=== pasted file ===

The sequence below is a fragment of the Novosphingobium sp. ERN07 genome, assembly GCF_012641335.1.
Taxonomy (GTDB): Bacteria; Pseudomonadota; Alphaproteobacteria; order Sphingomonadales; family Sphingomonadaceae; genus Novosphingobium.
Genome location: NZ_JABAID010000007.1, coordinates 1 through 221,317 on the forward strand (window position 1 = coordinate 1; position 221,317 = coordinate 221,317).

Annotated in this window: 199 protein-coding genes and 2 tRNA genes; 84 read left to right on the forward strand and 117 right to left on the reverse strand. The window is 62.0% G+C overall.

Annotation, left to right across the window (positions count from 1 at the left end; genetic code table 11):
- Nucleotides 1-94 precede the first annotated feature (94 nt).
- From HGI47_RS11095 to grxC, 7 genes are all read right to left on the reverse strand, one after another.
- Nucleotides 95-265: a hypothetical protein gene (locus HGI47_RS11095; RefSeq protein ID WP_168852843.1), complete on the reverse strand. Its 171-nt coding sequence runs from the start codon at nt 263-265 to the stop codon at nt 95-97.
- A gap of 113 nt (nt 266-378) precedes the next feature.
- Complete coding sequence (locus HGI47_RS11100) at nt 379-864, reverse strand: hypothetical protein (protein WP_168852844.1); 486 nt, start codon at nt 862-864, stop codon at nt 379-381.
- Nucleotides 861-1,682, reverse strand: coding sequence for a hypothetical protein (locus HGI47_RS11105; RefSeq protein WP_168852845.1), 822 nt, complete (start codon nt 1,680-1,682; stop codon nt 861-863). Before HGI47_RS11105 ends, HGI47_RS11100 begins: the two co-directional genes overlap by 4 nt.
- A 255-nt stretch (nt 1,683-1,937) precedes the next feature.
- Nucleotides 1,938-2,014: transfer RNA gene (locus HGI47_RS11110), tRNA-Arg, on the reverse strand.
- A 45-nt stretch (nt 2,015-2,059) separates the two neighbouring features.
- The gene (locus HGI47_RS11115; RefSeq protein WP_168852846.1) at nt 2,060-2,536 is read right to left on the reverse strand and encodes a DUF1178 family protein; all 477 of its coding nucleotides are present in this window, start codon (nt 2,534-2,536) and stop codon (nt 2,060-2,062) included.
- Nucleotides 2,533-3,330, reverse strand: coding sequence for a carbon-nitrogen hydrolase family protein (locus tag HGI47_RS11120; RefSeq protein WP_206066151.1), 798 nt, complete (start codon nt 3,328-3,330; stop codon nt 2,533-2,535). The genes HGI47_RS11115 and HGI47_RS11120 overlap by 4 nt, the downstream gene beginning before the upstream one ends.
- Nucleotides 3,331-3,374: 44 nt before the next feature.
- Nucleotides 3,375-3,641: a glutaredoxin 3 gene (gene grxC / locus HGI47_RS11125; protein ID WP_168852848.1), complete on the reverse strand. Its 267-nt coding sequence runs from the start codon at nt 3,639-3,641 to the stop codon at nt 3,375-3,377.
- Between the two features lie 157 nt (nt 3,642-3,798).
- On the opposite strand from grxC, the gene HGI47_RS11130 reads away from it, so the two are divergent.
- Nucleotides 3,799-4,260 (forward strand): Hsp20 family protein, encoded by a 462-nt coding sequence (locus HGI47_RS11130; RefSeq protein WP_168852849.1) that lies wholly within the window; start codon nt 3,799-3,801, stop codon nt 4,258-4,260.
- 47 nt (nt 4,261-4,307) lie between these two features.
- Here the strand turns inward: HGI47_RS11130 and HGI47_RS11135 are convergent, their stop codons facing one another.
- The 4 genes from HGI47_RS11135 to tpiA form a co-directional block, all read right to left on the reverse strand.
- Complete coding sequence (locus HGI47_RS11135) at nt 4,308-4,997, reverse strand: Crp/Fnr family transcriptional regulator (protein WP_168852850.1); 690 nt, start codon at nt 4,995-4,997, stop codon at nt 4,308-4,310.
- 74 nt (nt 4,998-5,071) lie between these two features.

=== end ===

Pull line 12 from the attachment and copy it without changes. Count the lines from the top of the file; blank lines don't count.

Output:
- A 255-nt stretch (nt 1,683-1,937) precedes the next feature.